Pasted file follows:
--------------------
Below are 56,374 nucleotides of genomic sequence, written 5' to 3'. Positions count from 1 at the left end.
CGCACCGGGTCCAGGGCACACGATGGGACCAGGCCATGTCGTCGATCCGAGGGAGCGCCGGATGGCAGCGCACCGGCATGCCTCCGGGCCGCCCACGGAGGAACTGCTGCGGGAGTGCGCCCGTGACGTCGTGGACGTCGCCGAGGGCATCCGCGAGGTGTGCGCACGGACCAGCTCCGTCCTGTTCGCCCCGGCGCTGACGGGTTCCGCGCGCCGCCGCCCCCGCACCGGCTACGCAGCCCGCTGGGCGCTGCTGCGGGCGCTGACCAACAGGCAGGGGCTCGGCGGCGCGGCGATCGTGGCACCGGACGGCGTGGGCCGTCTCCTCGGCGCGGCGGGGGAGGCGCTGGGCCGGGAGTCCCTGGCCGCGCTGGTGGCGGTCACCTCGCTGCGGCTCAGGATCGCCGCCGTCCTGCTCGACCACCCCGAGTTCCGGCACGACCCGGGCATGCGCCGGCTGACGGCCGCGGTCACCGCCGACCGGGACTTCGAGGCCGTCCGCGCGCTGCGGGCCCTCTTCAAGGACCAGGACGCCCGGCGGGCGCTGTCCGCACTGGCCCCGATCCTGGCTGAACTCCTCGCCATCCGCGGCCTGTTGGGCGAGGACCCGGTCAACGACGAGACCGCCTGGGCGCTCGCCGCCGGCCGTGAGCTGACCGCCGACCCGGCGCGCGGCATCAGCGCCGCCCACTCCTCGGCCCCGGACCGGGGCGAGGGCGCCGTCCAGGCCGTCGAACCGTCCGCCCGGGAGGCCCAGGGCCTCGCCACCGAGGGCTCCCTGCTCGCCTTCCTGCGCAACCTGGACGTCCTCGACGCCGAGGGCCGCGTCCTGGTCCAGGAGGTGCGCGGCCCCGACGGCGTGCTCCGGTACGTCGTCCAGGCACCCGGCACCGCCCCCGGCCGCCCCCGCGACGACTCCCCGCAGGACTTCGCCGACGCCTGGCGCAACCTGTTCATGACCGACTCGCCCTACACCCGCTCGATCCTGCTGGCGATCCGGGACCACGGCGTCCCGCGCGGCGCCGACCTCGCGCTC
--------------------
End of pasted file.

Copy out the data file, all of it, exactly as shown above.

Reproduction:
Below are 56,374 nucleotides of genomic sequence, written 5' to 3'. Positions count from 1 at the left end.
CGCACCGGGTCCAGGGCACACGATGGGACCAGGCCATGTCGTCGATCCGAGGGAGCGCCGGATGGCAGCGCACCGGCATGCCTCCGGGCCGCCCACGGAGGAACTGCTGCGGGAGTGCGCCCGTGACGTCGTGGACGTCGCCGAGGGCATCCGCGAGGTGTGCGCACGGACCAGCTCCGTCCTGTTCGCCCCGGCGCTGACGGGTTCCGCGCGCCGCCGCCCCCGCACCGGCTACGCAGCCCGCTGGGCGCTGCTGCGGGCGCTGACCAACAGGCAGGGGCTCGGCGGCGCGGCGATCGTGGCACCGGACGGCGTGGGCCGTCTCCTCGGCGCGGCGGGGGAGGCGCTGGGCCGGGAGTCCCTGGCCGCGCTGGTGGCGGTCACCTCGCTGCGGCTCAGGATCGCCGCCGTCCTGCTCGACCACCCCGAGTTCCGGCACGACCCGGGCATGCGCCGGCTGACGGCCGCGGTCACCGCCGACCGGGACTTCGAGGCCGTCCGCGCGCTGCGGGCCCTCTTCAAGGACCAGGACGCCCGGCGGGCGCTGTCCGCACTGGCCCCGATCCTGGCTGAACTCCTCGCCATCCGCGGCCTGTTGGGCGAGGACCCGGTCAACGACGAGACCGCCTGGGCGCTCGCCGCCGGCCGTGAGCTGACCGCCGACCCGGCGCGCGGCATCAGCGCCGCCCACTCCTCGGCCCCGGACCGGGGCGAGGGCGCCGTCCAGGCCGTCGAACCGTCCGCCCGGGAGGCCCAGGGCCTCGCCACCGAGGGCTCCCTGCTCGCCTTCCTGCGCAACCTGGACGTCCTCGACGCCGAGGGCCGCGTCCTGGTCCAGGAGGTGCGCGGCCCCGACGGCGTGCTCCGGTACGTCGTCCAGGCACCCGGCACCGCCCCCGGCCGCCCCCGCGACGACTCCCCGCAGGACTTCGCCGACGCCTGGCGCAACCTGTTCATGACCGACTCGCCCTACACCCGCTCGATCCTGCTGGCGATCCGGGACCACGGCGTCCCGCGCGGCGCCGACCTCGCGCTC